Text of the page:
See why Bike Friday and so many of our customers are excited about the Haul-a-Day. It’s potential to change lives is vast.
The conference room at the Bahia Resort buzzed as I reached my hand into the glass bowl to pull out the name of the winner of a New World Tourist at the National Bicycle Tourism Convention in San Diego.
For the past three days, the movers and shakers who represent the heart and soul of cycling stopped by the Bike Friday booth to drop their business cards into the bowl and chit-chat about cycling — the tie that binds us all.
Arlen Hall, a tour director for Adventure Cycling, is a Bike Friday owner and very vocal supporter of our bikes and our cause. I can’t tell you how many people came up to me at this event to tell me Arlen is Bike Friday’s biggest supporter.
As my hand swirled around the bowl and the anticipation intensified, Arlen said he started thinking to himself.
“I thought, what if he picks my name?” Arlen said. “I don’t need another Bike Friday. I have one and I have one for my girlfriend. So I thought, who would I give the bike to? Then I thought, I’d give it to Camille.”
According to Arlen, seconds later, I announced the winner to the crowd: Camille Solei Stupar.
She screamed and rushed to the front.
With 250 folks at this convention, it was hard for me to talk to every last one. I did spend an elevator ride with Camille earlier in the week, so I knew a little about her. But not enough.
Camille lived in California for a long time, and then moved to Florida. There she got rid of her car.
When she was between jobs, a friend offered to build up a bike for her.
“A good friend of mine built up a Trek 520 for me,” Camille said. “It was such a great bike, and I asked to pay him. He wouldn’t take any payment. Instead he told me, ‘This is your Gratitude Bike. Just pay it forward.’ ”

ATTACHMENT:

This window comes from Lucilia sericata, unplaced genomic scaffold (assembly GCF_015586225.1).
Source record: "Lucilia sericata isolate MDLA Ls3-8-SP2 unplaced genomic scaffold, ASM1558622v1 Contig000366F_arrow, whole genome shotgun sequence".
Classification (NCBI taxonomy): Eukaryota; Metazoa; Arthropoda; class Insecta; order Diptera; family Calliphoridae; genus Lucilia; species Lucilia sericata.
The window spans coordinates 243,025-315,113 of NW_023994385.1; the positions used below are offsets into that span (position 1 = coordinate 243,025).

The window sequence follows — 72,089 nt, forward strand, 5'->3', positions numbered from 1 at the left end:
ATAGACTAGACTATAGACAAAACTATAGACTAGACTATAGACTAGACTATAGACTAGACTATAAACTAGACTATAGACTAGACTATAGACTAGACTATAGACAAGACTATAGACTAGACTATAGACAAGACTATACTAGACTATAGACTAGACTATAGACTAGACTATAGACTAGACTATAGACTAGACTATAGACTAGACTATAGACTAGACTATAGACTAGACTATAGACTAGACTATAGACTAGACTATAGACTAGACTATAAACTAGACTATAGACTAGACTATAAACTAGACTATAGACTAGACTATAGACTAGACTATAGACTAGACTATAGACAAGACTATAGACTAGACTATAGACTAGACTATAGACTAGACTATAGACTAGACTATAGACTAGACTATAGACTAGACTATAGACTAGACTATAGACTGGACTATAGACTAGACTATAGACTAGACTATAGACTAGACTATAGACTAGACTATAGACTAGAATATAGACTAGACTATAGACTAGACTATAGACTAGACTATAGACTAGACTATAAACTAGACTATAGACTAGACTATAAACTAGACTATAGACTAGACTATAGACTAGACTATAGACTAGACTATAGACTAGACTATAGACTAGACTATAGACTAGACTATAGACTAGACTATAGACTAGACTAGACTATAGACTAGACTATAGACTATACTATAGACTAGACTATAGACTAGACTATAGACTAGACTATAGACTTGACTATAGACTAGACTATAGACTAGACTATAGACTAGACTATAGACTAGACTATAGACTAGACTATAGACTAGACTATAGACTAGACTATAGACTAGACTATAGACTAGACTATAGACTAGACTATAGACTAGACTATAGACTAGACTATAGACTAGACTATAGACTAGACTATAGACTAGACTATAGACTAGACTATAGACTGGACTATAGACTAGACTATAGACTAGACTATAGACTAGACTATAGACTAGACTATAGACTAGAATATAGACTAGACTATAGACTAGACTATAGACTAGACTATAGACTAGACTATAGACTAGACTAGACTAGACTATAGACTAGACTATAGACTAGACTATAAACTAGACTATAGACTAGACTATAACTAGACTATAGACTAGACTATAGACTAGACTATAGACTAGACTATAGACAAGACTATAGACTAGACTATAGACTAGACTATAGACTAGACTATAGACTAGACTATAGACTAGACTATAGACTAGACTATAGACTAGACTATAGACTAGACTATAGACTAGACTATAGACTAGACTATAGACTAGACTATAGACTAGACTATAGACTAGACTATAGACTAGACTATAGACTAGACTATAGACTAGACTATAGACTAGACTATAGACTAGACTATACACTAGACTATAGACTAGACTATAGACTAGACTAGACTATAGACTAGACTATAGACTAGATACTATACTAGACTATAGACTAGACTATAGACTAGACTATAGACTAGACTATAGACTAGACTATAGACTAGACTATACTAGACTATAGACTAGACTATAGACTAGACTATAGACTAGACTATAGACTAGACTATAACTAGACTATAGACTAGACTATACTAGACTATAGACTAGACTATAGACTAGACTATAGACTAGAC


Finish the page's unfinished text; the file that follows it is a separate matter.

So, that’s what Camille does. She recently got certified by the League of America Bicyclists as an instructor, and started doing tours in Florida.
“To be honest, you have a new dealer in St. Pete, Two Fold Bicycles,” Camille said. “And I was there looking at your bikes. They were high on my wish list.”
Camille’s goals are to get bicycles into the hands of those who don’t have access to bikes. She wants to teach kids how to ride, and mothers.
“I think we’re losing a whole generation of cyclists,” Camille said. “There are a lot of kids who don’t know how to ride because their parents don’t know how to ride. I want to create mother-child classes to teach both.”Camille Soleil Stupar
Camille simply couldn’t wipe her bright infectious smile from her face the rest of the day.
“Now that I have this bike, it will allow me to do a lot of traveling with my bike,” Camille said. “And it will let me take the bike riding now, and give it to one of my volunteers who recently got her bike stolen.”
Paying it forward.
“You couldn’t have picked a better name out of that bowl,” Arlen said.
I couldn’t agree more.
The buzz began months ago.
Check that. It began a year ago.
Back in October 2013, a couple of Bike Friday employees rode some prototype Cargo Bikes in the Eugene Disaster Relief Trials. Engineer Willie Hatfield was first across the finish line. Michael Macemon was fifth.
You could say from that moment, the race was on.
Over the course of the past year, Bike Friday moved aggressively to get its Cargo Bike, the Haul-a-Day, into production.
All the while, the list of employees hankering for a Haul-a-Day grew. So did the list of those who wanted to spend a Saturday riding around Eugene, hauling challenging loads up to 200 pounds, and just testing the limits of our bike.
When they lined up for the 2014 Eugene Disaster Relief Trials on Saturday, October 11 at Eugene’s Alton Baker Park, no less than 10 Bike Friday employees straddled Haul-a-Days.Bike Friday Engineer Willie Hatfield won the Responder Class at the Eugene Disaster Relief Trials. Willie has crossed the line first in the three Disaster Relief Trials he has competed in on a Haul-a-Day in the past year.
When all was said and done, Bike Friday Engineer Willie Hatfield won the event. But not without some extra challenges thrown in.
The night before the event, Hatfield’s modified Haul-a-Day that he raced to victory in the Portland Disaster Relief Trials this summer was stolen.
At the last second, Willie switched to a production Haul-a-Day decked out in Gaylynn Pink for Breast Cancer Awareness Month. And he still won!Bike Friday General Manager Hanna Scholz carted the booth canopy to the event on her Haul-a-Day, a little pre-race work for the bike.
From start to finish, it was a Haul-a-Day event.
The wide range of Haul-a-Days showed off the custom designs available to all customers.
Bike Friday donated a Haul-a-Day to be raffled off at the event. And we loaned two Haul-a-Days to officials from FEMA, who competed to see what a real Disaster Relief might feel like.Bike Friday’s Hanna Scholz (right) helped FEMA official Thomas Sendgraff prepare to race on a Bike Friday Haul-a-Day.